What we have perceived as “organic” viral trends are actually meticulously planned marketing strategies (Washeck, 2014). Do we really like these things or are we just monkeys running through the course in order to try and score “free” stuff and fame? While some are being given things for free, they really aren’t free. As these items or brands become popular, their publicity does the work for them. A couple of freebies handed out to some carefully placed popular online identities can turn into millions or billions of revenue for companies, so in a sense, they pay for themselves.

One of the questions being raised is whether or not this is exploitation. Not only have advertising pros learned exactly how young people share, but they’ve also learned just what drives them to share (Washeck, 2014). We, as consumers, are providing free data for marketers and advertisers without even realizing we’re doing it. Some may actually realize it though, and they’re profiting off of your shares and retweets. There is definitely more public relations work being done through this, but there is a lot of behind the scenes advertising as well. We, the consumers, are doing all the leg work without much benefit, unless you feel that the products you’re knowledgeable about now is your payment. According to Washeck, Rushkoff said, ““Over time, there will be a reaction against it…I’m kind of hopeful we’ll have another burst of awareness” (Washeck, 2014).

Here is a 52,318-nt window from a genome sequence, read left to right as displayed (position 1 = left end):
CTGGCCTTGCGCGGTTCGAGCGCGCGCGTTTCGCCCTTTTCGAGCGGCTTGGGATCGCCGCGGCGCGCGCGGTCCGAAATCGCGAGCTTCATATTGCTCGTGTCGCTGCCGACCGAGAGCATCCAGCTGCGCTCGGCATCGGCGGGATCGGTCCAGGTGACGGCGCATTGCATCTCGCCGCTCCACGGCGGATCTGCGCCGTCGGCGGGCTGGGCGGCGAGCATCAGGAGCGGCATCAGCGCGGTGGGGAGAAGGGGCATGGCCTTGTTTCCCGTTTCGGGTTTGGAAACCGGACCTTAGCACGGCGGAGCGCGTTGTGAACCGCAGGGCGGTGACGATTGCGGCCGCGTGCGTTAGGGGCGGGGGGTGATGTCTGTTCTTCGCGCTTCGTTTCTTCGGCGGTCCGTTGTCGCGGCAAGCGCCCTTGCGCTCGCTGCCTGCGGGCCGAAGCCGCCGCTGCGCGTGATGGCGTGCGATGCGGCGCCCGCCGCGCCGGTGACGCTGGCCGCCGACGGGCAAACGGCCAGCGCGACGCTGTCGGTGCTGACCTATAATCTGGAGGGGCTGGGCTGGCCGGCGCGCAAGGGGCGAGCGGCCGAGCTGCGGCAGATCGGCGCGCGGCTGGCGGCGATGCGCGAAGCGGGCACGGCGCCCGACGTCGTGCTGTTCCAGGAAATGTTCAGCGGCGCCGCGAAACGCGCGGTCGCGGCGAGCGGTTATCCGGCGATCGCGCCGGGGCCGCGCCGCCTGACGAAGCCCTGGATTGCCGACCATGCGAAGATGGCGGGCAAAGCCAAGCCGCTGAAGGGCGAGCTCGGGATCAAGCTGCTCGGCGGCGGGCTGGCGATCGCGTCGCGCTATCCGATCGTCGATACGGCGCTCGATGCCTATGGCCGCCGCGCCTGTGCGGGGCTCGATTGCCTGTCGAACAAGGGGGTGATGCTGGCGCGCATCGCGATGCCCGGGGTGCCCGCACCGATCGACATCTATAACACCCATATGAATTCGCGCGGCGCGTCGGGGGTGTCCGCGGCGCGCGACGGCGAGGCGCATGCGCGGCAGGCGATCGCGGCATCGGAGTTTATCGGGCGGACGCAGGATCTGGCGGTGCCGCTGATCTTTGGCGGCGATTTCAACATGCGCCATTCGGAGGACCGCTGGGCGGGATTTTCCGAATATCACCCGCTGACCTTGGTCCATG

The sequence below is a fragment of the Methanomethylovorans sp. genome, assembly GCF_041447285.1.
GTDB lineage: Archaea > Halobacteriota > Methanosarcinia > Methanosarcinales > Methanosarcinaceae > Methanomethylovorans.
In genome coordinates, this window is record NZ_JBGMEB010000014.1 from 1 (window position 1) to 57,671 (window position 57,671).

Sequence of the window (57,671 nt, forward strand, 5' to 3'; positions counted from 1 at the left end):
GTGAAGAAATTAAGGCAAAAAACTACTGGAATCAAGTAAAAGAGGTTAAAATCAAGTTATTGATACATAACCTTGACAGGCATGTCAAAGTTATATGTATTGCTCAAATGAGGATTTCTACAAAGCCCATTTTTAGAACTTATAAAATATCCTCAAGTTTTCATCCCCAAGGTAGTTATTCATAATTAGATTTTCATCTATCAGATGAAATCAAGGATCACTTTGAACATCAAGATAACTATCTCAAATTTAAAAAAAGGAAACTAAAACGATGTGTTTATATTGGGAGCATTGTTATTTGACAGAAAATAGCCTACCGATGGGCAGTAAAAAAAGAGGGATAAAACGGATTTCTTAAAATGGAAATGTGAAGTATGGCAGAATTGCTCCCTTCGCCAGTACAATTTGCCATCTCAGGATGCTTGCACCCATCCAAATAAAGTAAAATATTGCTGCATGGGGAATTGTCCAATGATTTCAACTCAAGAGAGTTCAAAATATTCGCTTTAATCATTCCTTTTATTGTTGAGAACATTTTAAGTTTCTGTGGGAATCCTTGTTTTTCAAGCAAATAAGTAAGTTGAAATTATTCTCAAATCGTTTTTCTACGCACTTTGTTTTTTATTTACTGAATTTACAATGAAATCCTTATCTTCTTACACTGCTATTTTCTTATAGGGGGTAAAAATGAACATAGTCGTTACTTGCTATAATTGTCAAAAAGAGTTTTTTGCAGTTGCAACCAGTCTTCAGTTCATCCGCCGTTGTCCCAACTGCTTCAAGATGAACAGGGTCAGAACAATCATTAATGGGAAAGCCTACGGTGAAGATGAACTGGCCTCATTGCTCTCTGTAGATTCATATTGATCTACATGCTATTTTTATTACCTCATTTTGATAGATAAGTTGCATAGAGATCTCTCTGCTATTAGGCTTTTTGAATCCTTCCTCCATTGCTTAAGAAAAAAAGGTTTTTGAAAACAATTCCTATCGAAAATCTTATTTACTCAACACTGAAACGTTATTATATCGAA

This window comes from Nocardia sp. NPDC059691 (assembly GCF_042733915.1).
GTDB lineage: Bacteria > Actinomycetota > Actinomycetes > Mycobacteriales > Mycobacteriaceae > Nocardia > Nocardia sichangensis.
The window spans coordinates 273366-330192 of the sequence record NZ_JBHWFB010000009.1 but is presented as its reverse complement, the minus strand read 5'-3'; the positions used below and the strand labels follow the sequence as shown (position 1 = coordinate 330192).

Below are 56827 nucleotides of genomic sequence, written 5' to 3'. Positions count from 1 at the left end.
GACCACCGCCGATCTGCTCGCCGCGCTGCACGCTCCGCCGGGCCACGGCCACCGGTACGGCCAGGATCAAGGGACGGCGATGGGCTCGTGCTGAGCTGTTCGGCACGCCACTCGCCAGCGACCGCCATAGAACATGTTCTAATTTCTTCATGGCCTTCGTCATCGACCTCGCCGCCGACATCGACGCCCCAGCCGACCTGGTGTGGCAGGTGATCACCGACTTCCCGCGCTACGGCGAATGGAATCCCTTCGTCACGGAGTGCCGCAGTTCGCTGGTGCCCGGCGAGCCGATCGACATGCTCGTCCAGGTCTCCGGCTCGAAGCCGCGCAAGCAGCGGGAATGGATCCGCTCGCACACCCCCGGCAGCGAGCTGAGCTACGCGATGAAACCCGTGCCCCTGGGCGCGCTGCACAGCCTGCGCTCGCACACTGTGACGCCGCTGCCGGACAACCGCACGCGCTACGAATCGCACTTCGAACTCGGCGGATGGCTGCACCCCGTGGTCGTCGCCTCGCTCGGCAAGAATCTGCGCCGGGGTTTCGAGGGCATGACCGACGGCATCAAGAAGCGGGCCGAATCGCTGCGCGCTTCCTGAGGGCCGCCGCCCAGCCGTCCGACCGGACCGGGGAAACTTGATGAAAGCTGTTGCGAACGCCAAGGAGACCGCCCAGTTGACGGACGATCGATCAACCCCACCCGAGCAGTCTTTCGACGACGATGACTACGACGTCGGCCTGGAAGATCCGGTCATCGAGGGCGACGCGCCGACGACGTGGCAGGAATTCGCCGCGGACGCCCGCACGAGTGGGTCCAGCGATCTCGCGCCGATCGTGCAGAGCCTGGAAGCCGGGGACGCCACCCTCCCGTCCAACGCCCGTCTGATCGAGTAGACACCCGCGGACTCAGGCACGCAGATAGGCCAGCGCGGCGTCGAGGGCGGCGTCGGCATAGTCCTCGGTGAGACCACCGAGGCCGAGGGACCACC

Knowing how we’re all essentially being manipulated through observation, how do you feel about this? Does this make you think twice about “liking” or re-tweeting something?

References

Washek, A. (2014, February 19). [Web log message]. Retrieved from

http://www.pbs.org/mediashift/2014/02/rushkoffs-generation-like-explores-space-where-social-media-teens-brands-merge/

Twitter and Oreos, a few of my favorite things

By Matt Gillis